#38: Friday, December 21, 2018
“A Round For Hildegard” by Luke Mayernik
Text from a traditional English carol
SSSSAAA, viola, cello, percussion
On first glance, “A Round for Hildegard” may seem a bit daunting, with a listed voicing of SSSSAAA. Do not be deterred though! At its core, it is a large round in seven parts. With strings, percussion, and handclaps, this song joyfully rings in the holiday season for your advanced or small-but-mighty women’s/treble ensemble.
In true Renaissance spirit, this piece has sections in simple and compound meter, moving between smoother lyrical portions and lively dance motifs. The shifting meter adds energy and excitement, while the contrast between lyrical and lively provides variation in style.
In conducting or performing this piece, the form is of significant note. It starts with two large sections, and then breaks down into smaller ideas until the end. Understanding the style of each large section will go a long way towards understanding the full piece.
The first/opening large section is a round in seven voices in 2/4, with viola and cello. The four soprano lines all share the same material, starting on B. The three alto lines sing very similar melodic material, but starting a fifth lower on E. Some phrase entrances are offset by one beat, while others are by two beats. The result is a complex-sounding series of seven voice lines on each phrase.
The secret behind the curtain of those cascading entrances is this: rhythms are limited to quarter notes, half notes, and eighth notes, and all pitches fall within the diatonic structure of the key. So, not as complex to learn as it sounds!
An ideal way to start rehearsals for this piece might be to group the sopranos and altos together in two large sectionals, and have them all learn S1 or A1 respectively. This is a great opportunity for solfege, chanting of rhythms, and leadership opportunities for section leaders. Once they can successfully perform the two lines as sections, then they can be assigned their real voice parts. At this point, they will all know the material already – once they note their specific offset entrances, it is just a small jump to successful seven-part singing.
The second large section of the song is in 6/8 and more buoyant. The eighth note stays constant, with the beat shifting from earlier quarter note pulse to dotted quarter pulse. The style marking reads “with joy and expectation; like a courtly renaissance dance.”
This portion still feels like a round, but is technically more a combination of permutations on a particular motive. The first phrase involves six entrances of the same pattern – at do, mi, so, then again at do, mi, and so. The seventh voice part (Alto 3) enters with egg shakers. Tambourine and hand drum join here as well. The viola and cello continue, but now on rhythmic ostinato patterns, rather than the lyrical material of earlier.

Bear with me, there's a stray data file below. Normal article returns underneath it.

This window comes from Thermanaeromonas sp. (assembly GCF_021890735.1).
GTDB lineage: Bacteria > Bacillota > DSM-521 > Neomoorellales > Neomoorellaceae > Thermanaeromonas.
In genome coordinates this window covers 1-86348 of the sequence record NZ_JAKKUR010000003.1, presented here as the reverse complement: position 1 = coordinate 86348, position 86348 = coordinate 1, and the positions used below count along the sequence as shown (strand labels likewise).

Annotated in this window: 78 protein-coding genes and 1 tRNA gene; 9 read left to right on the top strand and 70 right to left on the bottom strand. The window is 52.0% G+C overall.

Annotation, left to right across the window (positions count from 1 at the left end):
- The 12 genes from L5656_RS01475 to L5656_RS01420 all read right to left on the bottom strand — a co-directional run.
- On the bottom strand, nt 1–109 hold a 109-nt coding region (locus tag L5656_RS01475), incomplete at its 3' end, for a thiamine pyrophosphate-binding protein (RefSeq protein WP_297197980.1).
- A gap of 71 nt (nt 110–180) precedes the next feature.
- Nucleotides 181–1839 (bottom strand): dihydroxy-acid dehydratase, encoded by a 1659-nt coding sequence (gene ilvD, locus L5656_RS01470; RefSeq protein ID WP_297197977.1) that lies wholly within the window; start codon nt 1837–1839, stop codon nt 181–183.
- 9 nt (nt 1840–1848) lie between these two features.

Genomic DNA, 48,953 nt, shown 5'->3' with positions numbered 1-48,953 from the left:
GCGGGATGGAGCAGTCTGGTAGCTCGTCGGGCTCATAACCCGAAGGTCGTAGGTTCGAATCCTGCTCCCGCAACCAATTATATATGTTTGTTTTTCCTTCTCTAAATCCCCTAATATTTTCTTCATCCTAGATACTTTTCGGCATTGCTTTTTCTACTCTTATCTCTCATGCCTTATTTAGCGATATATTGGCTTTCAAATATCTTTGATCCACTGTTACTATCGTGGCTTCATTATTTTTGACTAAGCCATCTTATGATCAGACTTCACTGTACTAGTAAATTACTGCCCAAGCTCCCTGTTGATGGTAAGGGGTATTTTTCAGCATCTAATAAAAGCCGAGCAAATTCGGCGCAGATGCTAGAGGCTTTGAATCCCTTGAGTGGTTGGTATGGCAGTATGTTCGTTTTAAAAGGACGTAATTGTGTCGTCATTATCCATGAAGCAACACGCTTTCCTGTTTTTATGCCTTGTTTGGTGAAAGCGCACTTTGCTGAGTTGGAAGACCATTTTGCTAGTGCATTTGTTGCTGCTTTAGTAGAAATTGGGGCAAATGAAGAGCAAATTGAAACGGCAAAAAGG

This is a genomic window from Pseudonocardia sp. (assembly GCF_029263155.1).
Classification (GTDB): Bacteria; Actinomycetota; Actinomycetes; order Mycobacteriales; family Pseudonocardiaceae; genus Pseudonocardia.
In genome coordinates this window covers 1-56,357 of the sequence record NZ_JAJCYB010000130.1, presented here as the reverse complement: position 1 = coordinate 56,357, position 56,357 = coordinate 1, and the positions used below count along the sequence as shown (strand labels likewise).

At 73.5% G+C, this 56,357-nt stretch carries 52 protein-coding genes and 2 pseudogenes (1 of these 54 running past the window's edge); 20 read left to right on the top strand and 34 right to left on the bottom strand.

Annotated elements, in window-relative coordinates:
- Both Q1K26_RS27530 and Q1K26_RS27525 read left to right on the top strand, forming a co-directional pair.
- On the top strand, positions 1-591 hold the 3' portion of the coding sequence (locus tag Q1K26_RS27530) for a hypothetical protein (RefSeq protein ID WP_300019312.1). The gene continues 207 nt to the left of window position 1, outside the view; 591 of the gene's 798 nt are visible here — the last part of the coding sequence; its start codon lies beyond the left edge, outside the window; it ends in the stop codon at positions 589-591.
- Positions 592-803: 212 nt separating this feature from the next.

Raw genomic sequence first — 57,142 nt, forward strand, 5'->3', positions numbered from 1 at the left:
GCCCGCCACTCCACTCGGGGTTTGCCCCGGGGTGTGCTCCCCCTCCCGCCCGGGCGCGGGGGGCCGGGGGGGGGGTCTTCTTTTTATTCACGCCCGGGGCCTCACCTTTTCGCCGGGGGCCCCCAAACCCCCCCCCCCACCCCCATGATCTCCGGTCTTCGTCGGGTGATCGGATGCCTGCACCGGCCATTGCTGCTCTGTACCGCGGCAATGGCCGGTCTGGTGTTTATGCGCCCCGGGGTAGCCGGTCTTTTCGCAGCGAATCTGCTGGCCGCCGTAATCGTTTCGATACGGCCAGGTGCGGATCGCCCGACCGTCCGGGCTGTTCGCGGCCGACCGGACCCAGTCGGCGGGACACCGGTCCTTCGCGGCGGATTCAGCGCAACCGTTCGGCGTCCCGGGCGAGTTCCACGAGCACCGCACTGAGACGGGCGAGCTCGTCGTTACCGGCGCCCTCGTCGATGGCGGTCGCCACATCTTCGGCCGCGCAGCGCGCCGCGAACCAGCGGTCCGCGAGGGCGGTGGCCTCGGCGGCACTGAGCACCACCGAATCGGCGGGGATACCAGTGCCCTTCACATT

After the first 6-part iteration is complete, the imitative qualities continue but with more variations: S1 has the motive at do, while S2/S3 enter simultaneously at mi & so. A1 and S4 add handclaps – same pattern but offset by an eighth note. For another phrase, S3 starts, and the motive moves from S3 to S2 to S1, instead of top-down.
Within this second large section, the pitch patterns are frequently stepwise and primarily diatonic. The rhythms now involve 16th notes (beat subdivision from the dotted quarter), but are often repeated patterns. The singers’ clapping rhythms may look complicated, but they can be easily grasped with some brief study. The tambourine and hand drum player, as well as the strings, need to be solid players with good rhythmic skills.
Once these two large sections are complete, there are shorter, smaller sections of differing styles. One is a metrical interplay switching between measures of simple and compound meter. Another is a beautiful homophonic section, completely a cappella. This feels like a gorgeous chorale, and is a lovely contrast to the previous rhythmic iterations.
Then the 6/8 rhythm intensity returns, now with singers having varieties of “la la” and handclaps, along with strings, egg shakers, tambourine, and drum. With borrowed rhythms and lots of rests, this will likely be the most difficult section to learn and put together. The piece closes with the original 6/8 motive and a strong chord from the voices.
The text of Luke Mayernik’s work involves five phrases, taken from the English carol “There is no rose,” c.1420.
|Equal in form.
|Let us rejoice.
|Let us follow.
I have not yet had a chance to perform or conduct this work, but it is on my “to program” list for next year’s holiday concerts. I have a small-but-mighty advanced ensemble, and I look forward to upping their rhythmic-reading game with this piece. It will be a challenge, but if I focus on the appropriate literacy patterns throughout the early semester, they will be ready. That gives us a selection to work on that I know will be an interesting and rewarding piece in both rehearsal and performance.
|A Round for Hildegard
| Luke Mayernik
|Date of Composition:
|From an English carol
|Date of Text:
|Winter Holiday, Christmas
|Primarily 7-part round
| S1: D#4-G#5
|Viola, Cello, Tambourine, Hand drum, Hand claps
|MM=76 (4/4 “Reflectively” and then 6/8 “Like a courtly dance”)
|To Kassidy Grace
| Further descriptions and details, including program notes, audio, perusal score, and purchasing:
Until next week!
Dr. Shelbie Wahl-Fouts is associate professor of music, Director of Choral Activities, and music department chair at Hollins University, a women’s college in Roanoke, Virginia.